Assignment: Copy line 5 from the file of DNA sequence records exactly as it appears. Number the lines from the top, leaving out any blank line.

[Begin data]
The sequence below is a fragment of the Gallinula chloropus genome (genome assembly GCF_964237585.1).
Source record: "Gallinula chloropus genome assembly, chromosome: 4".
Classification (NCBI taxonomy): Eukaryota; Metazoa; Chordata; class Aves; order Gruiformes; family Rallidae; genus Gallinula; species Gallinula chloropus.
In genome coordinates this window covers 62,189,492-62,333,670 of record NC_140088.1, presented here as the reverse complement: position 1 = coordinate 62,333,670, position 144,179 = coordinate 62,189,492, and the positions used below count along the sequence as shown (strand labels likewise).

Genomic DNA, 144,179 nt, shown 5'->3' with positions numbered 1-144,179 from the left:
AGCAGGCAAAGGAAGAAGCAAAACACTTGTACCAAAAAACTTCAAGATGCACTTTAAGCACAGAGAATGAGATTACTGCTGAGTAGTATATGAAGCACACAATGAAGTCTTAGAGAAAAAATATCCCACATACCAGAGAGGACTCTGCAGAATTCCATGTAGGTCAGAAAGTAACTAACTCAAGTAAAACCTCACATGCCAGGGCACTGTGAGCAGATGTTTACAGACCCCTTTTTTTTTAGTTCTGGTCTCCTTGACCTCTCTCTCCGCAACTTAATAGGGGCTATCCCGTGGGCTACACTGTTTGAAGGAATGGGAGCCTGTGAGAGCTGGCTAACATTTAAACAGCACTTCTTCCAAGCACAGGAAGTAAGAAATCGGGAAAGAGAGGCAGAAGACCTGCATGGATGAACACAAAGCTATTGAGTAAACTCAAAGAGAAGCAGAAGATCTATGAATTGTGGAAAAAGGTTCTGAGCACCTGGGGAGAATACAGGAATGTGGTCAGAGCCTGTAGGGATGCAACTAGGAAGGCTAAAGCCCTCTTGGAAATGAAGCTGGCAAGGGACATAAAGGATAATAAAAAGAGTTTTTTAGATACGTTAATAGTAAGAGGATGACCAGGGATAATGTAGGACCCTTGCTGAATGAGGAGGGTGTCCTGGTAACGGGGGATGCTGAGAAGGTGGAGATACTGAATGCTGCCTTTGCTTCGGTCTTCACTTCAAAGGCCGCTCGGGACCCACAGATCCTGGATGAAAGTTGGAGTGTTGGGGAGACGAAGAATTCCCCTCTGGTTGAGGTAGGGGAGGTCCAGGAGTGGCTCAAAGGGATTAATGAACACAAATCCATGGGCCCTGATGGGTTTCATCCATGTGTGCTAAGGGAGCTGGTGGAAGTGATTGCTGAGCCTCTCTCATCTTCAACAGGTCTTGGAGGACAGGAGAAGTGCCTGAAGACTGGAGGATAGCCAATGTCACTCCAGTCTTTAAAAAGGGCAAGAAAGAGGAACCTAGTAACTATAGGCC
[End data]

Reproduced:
Genomic DNA, 144,179 nt, shown 5'->3' with positions numbered 1-144,179 from the left: